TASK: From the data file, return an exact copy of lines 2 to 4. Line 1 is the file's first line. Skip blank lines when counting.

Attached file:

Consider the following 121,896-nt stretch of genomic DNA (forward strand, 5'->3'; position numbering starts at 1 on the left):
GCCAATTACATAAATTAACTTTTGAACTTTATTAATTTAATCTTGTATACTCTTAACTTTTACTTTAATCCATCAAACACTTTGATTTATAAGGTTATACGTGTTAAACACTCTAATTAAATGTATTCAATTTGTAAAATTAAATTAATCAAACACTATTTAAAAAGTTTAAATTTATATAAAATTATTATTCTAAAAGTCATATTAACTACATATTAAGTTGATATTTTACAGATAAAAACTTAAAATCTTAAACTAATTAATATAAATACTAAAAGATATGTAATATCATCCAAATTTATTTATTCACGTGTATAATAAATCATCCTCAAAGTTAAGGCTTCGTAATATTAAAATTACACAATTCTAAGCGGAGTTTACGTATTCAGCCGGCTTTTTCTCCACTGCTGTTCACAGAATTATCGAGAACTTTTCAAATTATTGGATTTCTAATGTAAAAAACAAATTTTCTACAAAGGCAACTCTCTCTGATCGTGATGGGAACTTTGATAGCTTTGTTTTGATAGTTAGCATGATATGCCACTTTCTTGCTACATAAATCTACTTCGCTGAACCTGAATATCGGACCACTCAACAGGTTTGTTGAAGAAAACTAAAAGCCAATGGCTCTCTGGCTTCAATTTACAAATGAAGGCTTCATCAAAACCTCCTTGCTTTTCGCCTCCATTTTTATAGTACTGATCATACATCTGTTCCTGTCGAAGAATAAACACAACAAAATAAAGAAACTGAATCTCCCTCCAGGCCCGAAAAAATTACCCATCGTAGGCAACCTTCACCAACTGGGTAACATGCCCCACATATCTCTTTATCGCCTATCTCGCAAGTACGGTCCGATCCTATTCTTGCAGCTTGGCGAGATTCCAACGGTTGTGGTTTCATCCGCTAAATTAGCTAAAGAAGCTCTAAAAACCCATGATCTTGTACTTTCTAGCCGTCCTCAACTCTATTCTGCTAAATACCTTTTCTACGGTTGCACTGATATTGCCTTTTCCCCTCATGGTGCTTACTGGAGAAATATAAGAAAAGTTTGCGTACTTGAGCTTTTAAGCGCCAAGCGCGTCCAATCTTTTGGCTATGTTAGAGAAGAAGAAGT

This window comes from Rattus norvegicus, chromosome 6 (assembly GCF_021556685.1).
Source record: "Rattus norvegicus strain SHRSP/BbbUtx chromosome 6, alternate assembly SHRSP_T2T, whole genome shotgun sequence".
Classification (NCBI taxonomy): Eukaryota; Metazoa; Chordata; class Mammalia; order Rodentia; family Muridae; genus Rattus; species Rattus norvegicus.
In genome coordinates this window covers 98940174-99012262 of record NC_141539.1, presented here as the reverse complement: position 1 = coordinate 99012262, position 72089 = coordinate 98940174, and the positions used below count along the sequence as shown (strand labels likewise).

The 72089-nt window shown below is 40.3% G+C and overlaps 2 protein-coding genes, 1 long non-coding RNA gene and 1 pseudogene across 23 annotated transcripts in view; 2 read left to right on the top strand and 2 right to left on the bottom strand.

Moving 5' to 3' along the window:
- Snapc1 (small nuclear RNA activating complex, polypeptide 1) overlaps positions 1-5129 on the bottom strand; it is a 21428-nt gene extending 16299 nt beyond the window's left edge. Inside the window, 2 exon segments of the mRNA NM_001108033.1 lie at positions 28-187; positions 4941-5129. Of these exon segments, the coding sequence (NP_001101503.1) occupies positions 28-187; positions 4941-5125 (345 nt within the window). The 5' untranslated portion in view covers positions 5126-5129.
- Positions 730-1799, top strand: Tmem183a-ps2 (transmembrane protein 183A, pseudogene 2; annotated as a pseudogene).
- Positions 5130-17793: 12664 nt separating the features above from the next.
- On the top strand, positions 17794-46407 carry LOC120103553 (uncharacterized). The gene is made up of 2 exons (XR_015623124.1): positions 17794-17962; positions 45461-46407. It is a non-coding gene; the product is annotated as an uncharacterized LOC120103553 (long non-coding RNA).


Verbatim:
GCCAATTACATAAATTAACTTTTGAACTTTATTAATTTAATCTTGTATACTCTTAACTTTTACTTTAATCCATCAAACACTTTGATTTATAAGGTTATACGTGTTAAACACTCTAATTAAATGTATTCAATTTGTAAAATTAAATTAATCAAACACTATTTAAAAAGTTTAAATTTATATAAAATTATTATTCTAAAAGTCATATTAACTACATATTAAGTTGATATTTTACAGATAAAAACTTAAAATCTTAAACTAATTAATATAAATACTAAAAGATATGTAATATCATCCAAATTTATTTATTCACGTGTATAATAAATCATCCTCAAAGTTAAGGCTTCGTAATATTAAAATTACACAATTCTAAGCGGAGTTTACGTATTCAGCCGGCTTTTTCTCCACTGCTGTTCACAGAATTATCGAGAACTTTTCAAATTATTGGATTTCTAATGTAAAAAACAAATTTTCTACAAAGGCAACTCTCTCTGATCGTGATGGGAACTTTGATAGCTTTGTTTTGATAGTTAGCATGATATGCCACTTTCTTGCTACATAAATCTACTTCGCTGAACCTGAATATCGGACCACTCAACAGGTTTGTTGAAGAAAACTAAAAGCCAATGGCTCTCTGGCTTCAATTTACAAATGAAGGCTTCATCAAAACCTCCTTGCTTTTCGCCTCCATTTTTATAGTACTGATCATACATCTGTTCCTGTCGAAGAATAAACACAACAAAATAAAGAAACTGAATCTCCCTCCAGGCCCGAAAAAATTACCCATCGTAGGCAACCTTCACCAACTGGGTAACATGCCCCACATATCTCTTTATCGCCTATCTCGCAAGTACGGTCCGATCCTATTCTTGCAGCTTGGCGAGATTCCAACGGTTGTGGTTTCATCCGCTAAATTAGCTAAAGAAGCTCTAAAAACCCATGATCTTGTACTTTCTAGCCGTCCTCAACTCTATTCTGCTAAATACCTTTTCTACGGTTGCACTGATATTGCCTTTTCCCCTCATGGTGCTTACTGGAGAAATATAAGAAAAGTTTGCGTACTTGAGCTTTTAAGCGCCAAGCGCGTCCAATCTTTTGGCTATGTTAGAGAAGAAGAAGT

This window comes from Rattus norvegicus, chromosome 6 (assembly GCF_021556685.1).
Source record: "Rattus norvegicus strain SHRSP/BbbUtx chromosome 6, alternate assembly SHRSP_T2T, whole genome shotgun sequence".